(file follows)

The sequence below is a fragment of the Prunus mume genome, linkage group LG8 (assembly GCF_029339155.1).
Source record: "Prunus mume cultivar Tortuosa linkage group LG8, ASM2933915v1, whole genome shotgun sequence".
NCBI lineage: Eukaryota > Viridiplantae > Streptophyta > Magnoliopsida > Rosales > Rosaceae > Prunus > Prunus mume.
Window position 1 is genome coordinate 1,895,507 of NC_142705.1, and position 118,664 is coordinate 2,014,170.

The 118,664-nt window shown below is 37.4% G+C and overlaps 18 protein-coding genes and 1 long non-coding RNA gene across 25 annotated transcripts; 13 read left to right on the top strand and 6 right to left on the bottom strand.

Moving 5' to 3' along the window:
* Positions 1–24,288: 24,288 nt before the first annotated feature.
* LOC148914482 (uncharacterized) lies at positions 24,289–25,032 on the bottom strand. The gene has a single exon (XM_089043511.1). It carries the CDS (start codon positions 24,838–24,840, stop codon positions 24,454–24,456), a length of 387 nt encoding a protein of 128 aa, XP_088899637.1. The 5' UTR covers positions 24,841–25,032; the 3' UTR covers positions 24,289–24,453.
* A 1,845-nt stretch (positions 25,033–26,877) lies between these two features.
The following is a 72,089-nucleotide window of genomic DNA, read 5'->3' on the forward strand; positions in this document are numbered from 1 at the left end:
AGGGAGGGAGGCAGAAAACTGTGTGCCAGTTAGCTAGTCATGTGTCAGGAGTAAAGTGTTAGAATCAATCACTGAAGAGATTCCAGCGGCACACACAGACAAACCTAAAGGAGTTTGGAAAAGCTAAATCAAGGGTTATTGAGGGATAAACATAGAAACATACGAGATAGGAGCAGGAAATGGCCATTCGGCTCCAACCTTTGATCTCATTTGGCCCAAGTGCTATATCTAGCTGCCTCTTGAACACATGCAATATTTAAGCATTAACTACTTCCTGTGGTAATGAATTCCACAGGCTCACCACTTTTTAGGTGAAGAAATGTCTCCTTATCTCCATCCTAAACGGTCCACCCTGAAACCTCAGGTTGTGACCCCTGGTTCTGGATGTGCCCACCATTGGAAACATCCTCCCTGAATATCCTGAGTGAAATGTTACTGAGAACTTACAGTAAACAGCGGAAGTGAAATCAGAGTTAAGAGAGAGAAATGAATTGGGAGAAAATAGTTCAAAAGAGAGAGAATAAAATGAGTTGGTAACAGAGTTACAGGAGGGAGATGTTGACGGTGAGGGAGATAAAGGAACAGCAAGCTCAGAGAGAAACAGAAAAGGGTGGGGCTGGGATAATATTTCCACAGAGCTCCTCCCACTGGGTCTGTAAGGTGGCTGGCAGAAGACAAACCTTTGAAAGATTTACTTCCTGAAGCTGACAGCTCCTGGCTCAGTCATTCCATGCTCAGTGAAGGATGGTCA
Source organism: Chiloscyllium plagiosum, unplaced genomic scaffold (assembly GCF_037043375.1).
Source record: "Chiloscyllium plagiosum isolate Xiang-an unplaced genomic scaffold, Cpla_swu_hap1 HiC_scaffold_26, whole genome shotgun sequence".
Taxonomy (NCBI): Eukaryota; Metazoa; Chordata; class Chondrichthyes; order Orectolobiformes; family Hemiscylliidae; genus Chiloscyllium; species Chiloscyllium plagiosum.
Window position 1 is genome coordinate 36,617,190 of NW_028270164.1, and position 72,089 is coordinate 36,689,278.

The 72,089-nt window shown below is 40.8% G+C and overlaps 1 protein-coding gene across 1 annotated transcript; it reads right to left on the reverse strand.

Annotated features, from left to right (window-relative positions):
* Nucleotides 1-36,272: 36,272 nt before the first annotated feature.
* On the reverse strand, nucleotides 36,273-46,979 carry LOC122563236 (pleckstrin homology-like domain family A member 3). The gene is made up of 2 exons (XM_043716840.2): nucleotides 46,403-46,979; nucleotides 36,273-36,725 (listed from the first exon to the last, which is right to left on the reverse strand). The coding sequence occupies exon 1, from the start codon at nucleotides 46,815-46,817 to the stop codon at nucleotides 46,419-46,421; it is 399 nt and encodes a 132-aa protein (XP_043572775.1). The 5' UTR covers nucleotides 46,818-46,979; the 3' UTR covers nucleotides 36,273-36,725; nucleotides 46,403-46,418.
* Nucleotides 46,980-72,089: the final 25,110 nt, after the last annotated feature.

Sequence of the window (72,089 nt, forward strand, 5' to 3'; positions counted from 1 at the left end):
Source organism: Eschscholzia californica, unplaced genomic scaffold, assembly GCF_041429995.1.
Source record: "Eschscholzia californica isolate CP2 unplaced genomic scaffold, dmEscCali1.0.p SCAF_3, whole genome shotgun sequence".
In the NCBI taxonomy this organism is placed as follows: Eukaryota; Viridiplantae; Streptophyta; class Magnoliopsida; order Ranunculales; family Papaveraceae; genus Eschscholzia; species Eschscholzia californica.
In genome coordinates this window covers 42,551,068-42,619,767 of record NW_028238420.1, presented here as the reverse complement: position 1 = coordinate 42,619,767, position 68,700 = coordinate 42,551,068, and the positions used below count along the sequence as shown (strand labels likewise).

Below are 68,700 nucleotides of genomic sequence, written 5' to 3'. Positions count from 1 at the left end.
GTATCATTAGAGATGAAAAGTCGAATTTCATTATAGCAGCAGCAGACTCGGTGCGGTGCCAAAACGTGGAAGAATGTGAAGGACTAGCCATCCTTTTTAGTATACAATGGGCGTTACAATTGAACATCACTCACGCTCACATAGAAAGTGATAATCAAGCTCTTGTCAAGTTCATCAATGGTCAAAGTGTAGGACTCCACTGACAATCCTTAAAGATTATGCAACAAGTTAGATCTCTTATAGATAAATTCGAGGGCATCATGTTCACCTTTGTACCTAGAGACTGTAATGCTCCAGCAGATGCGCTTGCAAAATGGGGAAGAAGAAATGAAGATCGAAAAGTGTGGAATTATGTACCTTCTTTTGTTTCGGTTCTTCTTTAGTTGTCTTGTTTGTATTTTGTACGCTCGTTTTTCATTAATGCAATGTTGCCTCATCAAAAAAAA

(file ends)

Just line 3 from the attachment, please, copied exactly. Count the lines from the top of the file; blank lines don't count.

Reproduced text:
NCBI lineage: Eukaryota > Viridiplantae > Streptophyta > Magnoliopsida > Rosales > Rosaceae > Prunus > Prunus mume.